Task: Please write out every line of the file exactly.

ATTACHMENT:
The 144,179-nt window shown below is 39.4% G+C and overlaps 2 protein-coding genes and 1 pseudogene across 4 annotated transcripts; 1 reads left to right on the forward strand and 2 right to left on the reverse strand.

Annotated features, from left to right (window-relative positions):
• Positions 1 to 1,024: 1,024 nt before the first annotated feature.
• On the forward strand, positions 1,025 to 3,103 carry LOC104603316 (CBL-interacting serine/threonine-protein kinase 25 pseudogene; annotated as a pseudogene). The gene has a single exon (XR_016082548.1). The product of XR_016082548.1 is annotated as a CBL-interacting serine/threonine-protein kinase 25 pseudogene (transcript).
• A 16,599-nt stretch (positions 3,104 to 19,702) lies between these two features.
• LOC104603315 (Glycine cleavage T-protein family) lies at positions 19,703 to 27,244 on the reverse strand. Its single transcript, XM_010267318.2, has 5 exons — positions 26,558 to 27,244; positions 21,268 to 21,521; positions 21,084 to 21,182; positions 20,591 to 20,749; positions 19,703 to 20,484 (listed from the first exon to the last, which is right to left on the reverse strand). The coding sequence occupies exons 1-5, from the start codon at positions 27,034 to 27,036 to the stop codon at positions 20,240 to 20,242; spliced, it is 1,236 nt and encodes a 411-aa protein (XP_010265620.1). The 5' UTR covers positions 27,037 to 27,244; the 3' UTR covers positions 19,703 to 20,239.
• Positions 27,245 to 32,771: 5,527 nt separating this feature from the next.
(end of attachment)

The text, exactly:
The 144,179-nt window shown below is 39.4% G+C and overlaps 2 protein-coding genes and 1 pseudogene across 4 annotated transcripts; 1 reads left to right on the forward strand and 2 right to left on the reverse strand.

Annotated features, from left to right (window-relative positions):
• Positions 1 to 1,024: 1,024 nt before the first annotated feature.
• On the forward strand, positions 1,025 to 3,103 carry LOC104603316 (CBL-interacting serine/threonine-protein kinase 25 pseudogene; annotated as a pseudogene). The gene has a single exon (XR_016082548.1). The product of XR_016082548.1 is annotated as a CBL-interacting serine/threonine-protein kinase 25 pseudogene (transcript).
• A 16,599-nt stretch (positions 3,104 to 19,702) lies between these two features.
• LOC104603315 (Glycine cleavage T-protein family) lies at positions 19,703 to 27,244 on the reverse strand. Its single transcript, XM_010267318.2, has 5 exons — positions 26,558 to 27,244; positions 21,268 to 21,521; positions 21,084 to 21,182; positions 20,591 to 20,749; positions 19,703 to 20,484 (listed from the first exon to the last, which is right to left on the reverse strand). The coding sequence occupies exons 1-5, from the start codon at positions 27,034 to 27,036 to the stop codon at positions 20,240 to 20,242; spliced, it is 1,236 nt and encodes a 411-aa protein (XP_010265620.1). The 5' UTR covers positions 27,037 to 27,244; the 3' UTR covers positions 19,703 to 20,239.
• Positions 27,245 to 32,771: 5,527 nt separating this feature from the next.